Mauritius sends Rs 107.7 bn in FDI to become top investing country in India
Investors used the island to invest USD 3.39 billion (MUR 107.70 billion) into the Indian economy from April to July 2014, as against Singapore, which contributed USD 1.67 billion (MUR 53.06 billion) as Foreign Direct Investment (FDI) to India, for the period under review. (Image: Rianovosti)
Mauritius has regained its leading position for foreign direct investments routed to India, with investors using the island to invest USD 3.39 billion (MUR 107.70 billion) into the Indian economy from April to July 2014.
Data from the Department of Industrial Policy & Promotion (DIPP) of India also showed that Singapore, which contributed USD 1.67 billion (MUR 53.06 billion) as Foreign Direct Investment (FDI) to India, was left far behind by Mauritius for the period under review.
Taking into account the broader period from January to July 2014, India received a total of USD 18.48 billion (MUR 587.11 billion) compared to the corresponding period of 2013, when investments stood at USD 12.53 billion (MUR 398.08 billion), representing a growth of 47%.
Besides, DIPP data showed that from April 2000 to July 2014, Mauritius ranked first with USD 81.91 billion (MUR 2.60 trillion) FDI equity inflows to India while Singapore came second, sending USD 27.11 billion (MUR 861.28 billion) in FDI equity inflows to the Asian emerging giant.
The Indian sector that attracted highest FDI equity inflows for the period April to July 2014 is the services sector with USD 1.03 billion (MUR 32.72 billion), followed by the construction development sector, at USD 430 million (MUR 13.66 billion).
While waiting for the decision on the General Anti-Avoidance Rules (GAAR), investor opinion seems to have turned in favour of the Mauritian jurisdiction, benefiting from the open-door policy of the new Indian government under Prime Minister Narendra Modi.
Prime Minister Modi has expressed the belief that the Indian economy can be greatly boosted by foreign capital of USD 1 trillion (Rs 31.77 trillion) over five years as investments into infrastructure projects.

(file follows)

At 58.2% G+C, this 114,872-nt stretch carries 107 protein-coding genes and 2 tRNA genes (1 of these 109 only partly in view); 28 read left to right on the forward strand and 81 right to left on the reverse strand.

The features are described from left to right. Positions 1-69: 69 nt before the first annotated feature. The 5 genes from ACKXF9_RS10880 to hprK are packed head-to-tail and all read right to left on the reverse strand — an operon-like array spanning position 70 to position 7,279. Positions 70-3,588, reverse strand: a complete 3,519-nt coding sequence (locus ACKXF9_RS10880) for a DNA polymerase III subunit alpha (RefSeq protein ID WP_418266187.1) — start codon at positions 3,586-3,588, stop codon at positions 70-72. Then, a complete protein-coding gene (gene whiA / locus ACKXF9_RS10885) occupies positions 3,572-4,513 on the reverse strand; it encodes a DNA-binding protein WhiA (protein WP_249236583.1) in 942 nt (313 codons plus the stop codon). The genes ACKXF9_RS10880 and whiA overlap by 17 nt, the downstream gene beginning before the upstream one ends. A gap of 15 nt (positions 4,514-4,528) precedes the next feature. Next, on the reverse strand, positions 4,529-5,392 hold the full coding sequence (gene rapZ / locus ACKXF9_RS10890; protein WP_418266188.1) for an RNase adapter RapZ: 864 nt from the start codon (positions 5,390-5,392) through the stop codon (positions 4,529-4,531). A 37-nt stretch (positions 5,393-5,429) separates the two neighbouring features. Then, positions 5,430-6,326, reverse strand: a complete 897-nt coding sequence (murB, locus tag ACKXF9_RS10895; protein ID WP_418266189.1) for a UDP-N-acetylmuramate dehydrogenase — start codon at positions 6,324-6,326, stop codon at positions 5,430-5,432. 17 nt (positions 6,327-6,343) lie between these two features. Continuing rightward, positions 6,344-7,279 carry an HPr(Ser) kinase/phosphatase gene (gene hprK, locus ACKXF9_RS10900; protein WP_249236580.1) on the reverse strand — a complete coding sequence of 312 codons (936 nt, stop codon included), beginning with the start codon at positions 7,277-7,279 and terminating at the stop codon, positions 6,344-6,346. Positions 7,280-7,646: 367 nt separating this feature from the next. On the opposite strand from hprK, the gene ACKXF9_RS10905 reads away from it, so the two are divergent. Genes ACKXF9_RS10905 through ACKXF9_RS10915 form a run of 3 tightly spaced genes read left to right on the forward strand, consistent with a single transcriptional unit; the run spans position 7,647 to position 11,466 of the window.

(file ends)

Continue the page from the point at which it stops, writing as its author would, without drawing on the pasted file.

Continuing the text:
Hence, several measures were taken by the government to boost FDI into the country such as the increase in the limit of foreign investment to 49% in the defence manufacturing sector and softening the policy in the construction sector, as well as an increase in the ceiling of FDI within the insurance sector to 49%.
Finally, the verdict from the High Court of Delhi this August on the application of its indirect transfer tax, augurs well for companies from Mauritius that are investing in India.
In the concerned case, the High Court ruled that transfer of shares of a foreign company by one overseas entity to another will not trigger capital gains tax in India, if the foreign company which is being sold derives less than 50% of its value from assets in India.
This verdict might help in the case of telecommunications major Vodafone, which is also fighting a battle with tax authorities on the issue of indirect transfers in the USD 11-billion Hutch deal.
Essentially, the Hutch-Vodafone deal that took place in 2007 involved the transfer of shares of a foreign company outside India, which indirectly held the shares of an Indian company.
The deal triggered one of India’s biggest tax controversies, with the Tax Authority demanding approximately USD 2.5 billion in capital gains tax from UK-based Vodafone.
The case is awaiting judgement from the Indian Supreme Court, which will likely be a landmark judgement covering various significant international tax aspects such as tax avoidance, use of tax havens, interpretation of favorable tax treaties, substance over form of a transaction, etc.
Most importantly, the outcome of this case is keenly awaited round the globe, including in low-cost jurisdictions such as Mauritius, as it will play a significant role in shaping India’s future tax policy.
Crucially enough, depending on whether the verdict goes in favour of Vodafone or against it, it could also either boost or dampen the enthusiasm of global investors and cross-border acquirers to route investments through low-cost jurisdictions while approaching India.